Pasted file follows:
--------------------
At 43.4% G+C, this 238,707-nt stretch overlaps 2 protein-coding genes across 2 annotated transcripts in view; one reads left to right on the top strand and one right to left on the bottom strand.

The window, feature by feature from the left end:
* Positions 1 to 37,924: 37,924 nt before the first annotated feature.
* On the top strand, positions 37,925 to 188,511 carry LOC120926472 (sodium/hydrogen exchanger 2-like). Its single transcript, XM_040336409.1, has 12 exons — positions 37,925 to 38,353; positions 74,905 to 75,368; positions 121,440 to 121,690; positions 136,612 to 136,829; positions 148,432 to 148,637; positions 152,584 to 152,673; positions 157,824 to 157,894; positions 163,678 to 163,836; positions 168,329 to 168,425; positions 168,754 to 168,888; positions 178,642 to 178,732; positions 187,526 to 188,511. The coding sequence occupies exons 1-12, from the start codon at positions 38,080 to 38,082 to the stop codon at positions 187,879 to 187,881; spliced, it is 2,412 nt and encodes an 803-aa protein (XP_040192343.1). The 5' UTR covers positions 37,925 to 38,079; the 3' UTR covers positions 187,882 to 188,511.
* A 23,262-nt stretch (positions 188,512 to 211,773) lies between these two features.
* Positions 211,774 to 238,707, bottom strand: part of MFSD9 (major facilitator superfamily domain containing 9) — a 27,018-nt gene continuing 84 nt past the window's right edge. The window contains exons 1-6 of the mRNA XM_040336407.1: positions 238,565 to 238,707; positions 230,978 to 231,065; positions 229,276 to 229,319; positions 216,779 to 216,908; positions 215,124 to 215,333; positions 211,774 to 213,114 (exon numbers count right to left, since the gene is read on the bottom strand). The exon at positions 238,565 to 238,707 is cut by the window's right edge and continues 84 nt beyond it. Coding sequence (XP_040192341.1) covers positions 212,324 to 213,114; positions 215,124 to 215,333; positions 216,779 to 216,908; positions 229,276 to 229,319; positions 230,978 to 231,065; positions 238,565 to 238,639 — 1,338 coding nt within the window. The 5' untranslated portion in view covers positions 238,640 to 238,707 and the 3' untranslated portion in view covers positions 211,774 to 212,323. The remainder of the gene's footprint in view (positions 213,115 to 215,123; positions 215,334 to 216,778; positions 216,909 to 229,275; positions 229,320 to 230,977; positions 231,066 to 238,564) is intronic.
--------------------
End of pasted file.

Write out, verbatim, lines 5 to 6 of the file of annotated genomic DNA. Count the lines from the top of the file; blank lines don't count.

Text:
* A 23,262-nt stretch (positions 188,512 to 211,773) lies between these two features.
* Positions 211,774 to 238,707, bottom strand: part of MFSD9 (major facilitator superfamily domain containing 9) — a 27,018-nt gene continuing 84 nt past the window's right edge. The window contains exons 1-6 of the mRNA XM_040336407.1: positions 238,565 to 238,707; positions 230,978 to 231,065; positions 229,276 to 229,319; positions 216,779 to 216,908; positions 215,124 to 215,333; positions 211,774 to 213,114 (exon numbers count right to left, since the gene is read on the bottom strand). The exon at positions 238,565 to 238,707 is cut by the window's right edge and continues 84 nt beyond it. Coding sequence (XP_040192341.1) covers positions 212,324 to 213,114; positions 215,124 to 215,333; positions 216,779 to 216,908; positions 229,276 to 229,319; positions 230,978 to 231,065; positions 238,565 to 238,639 — 1,338 coding nt within the window. The 5' untranslated portion in view covers positions 238,640 to 238,707 and the 3' untranslated portion in view covers positions 211,774 to 212,323. The remainder of the gene's footprint in view (positions 213,115 to 215,123; positions 215,334 to 216,778; positions 216,909 to 229,275; positions 229,320 to 230,977; positions 231,066 to 238,564) is intronic.